The MultiSync LCD1960NXi has one analog and one digital input (NEC includes only an analog cable), and setting up and adjusting the image is pretty easy--the No Touch Auto Adjust image optimizer kicks in as soon as the display receives its first analog video signal. The eight power and image-adjustment buttons are somewhat hard to read since they blend in so well with the bezel, but they're intuitively laid out and easy to use. You can also adjust the monitor via keyboard or mouse using NEC's free NaViSet software.
The MultiSync LCD1960NXi turned in an uneven performance in CNET Lab's tests. The 19-inch monitor has a 1,280x1,024 native resolution, and text looked decent and readable, largely because of the display's excellent contrast, but it lacked the razor sharpness we expect from LCDs. Colors appeared vibrant, but the monitor had a bit of trouble with our grayscale tests: the dark end of the grayscale had a slight green tint, and there was some compression between the shades of gray at the dark and light ends of the spectrum. Users looking for better overall image quality should consider Planar's PX191 or NEC's AccuSync LCD9V.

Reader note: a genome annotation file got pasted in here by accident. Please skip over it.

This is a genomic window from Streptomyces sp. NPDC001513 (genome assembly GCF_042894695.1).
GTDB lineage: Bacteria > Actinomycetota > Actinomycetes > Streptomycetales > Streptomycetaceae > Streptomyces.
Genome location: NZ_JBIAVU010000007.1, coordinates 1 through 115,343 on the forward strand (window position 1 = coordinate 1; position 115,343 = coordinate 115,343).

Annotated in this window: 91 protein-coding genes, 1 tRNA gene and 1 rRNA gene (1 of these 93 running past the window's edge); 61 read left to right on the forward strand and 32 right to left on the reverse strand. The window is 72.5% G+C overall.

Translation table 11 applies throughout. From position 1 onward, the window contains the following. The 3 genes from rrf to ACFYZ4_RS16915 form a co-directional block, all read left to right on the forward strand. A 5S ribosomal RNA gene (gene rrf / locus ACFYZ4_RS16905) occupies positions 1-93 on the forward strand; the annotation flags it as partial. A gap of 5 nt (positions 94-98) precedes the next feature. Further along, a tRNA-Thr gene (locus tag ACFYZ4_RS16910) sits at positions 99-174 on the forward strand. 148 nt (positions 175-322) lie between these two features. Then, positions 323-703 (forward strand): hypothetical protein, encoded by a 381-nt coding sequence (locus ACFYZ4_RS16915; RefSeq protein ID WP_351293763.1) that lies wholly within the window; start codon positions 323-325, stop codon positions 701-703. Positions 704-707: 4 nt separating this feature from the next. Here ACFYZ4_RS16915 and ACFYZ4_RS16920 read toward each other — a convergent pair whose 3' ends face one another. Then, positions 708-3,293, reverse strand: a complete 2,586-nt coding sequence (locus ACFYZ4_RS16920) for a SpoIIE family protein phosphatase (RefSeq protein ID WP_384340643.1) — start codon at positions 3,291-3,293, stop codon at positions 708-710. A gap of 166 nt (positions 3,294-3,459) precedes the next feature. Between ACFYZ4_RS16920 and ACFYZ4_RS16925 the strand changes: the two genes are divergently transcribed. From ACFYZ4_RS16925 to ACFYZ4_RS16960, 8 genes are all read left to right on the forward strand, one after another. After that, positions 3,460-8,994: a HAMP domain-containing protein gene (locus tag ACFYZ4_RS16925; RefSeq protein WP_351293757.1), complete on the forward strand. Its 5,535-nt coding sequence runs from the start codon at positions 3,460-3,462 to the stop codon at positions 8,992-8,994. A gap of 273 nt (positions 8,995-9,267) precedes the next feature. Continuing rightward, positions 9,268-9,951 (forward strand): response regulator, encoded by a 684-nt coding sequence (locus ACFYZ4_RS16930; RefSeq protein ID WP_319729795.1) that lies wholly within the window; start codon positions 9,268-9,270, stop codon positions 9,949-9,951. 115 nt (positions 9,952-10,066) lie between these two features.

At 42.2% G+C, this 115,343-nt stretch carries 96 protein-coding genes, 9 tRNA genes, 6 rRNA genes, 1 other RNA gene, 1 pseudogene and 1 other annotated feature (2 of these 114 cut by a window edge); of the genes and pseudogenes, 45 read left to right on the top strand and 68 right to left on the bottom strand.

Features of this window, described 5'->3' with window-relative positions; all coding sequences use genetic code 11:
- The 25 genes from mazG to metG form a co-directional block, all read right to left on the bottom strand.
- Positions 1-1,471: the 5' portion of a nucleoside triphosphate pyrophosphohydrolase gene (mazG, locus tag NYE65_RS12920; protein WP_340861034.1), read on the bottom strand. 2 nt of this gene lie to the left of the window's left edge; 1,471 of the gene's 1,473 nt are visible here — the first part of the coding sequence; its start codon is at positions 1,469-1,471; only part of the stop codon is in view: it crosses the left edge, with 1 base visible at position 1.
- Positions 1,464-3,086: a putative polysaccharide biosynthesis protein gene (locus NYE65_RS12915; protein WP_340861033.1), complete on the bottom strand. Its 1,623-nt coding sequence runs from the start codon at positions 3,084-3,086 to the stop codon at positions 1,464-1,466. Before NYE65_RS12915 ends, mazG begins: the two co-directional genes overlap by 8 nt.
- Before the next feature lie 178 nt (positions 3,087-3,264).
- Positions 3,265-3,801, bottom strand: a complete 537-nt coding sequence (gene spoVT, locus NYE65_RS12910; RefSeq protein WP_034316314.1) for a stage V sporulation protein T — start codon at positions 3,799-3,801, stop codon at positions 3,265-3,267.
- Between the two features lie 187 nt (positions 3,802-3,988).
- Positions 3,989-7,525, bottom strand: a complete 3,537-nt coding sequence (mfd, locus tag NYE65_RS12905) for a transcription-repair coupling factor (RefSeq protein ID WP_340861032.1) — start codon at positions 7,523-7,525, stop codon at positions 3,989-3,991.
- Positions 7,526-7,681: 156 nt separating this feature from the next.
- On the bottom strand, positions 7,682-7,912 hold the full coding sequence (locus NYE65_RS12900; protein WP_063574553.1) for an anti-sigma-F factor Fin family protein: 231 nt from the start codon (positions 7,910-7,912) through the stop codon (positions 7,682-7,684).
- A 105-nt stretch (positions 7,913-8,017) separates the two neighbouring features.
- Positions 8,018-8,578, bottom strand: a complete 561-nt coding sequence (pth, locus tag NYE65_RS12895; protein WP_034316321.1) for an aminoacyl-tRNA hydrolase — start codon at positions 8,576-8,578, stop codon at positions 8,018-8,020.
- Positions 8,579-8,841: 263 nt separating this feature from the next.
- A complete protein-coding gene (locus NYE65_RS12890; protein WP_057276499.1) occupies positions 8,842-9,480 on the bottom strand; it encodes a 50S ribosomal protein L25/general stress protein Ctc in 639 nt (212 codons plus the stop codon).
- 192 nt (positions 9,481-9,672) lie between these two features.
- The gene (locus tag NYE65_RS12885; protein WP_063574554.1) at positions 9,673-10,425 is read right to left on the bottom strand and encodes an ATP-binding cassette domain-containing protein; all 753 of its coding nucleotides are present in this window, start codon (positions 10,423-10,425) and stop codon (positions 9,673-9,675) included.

Surprisingly, the MultiSync LCD1960NXi did reasonably well in our motion tests. DVD playback resulted in no significant loss of accuracy in colors, and the usual streaks, ghosts, and jitters that haunt LCDs displaying DVDs and games were only minimally present. We found this somewhat strange (although not unwelcome), given the LCD1960NXi's relatively slow 25-millisecond pixel-response time.
NEC backs the MultiSync LCD1960NXi with an industry-standard three-year warranty on labor and parts, including the backlight. A two-year warranty extension is also available. NEC provides 24/7 toll-free tech support.
Find out more about how we test LCDs.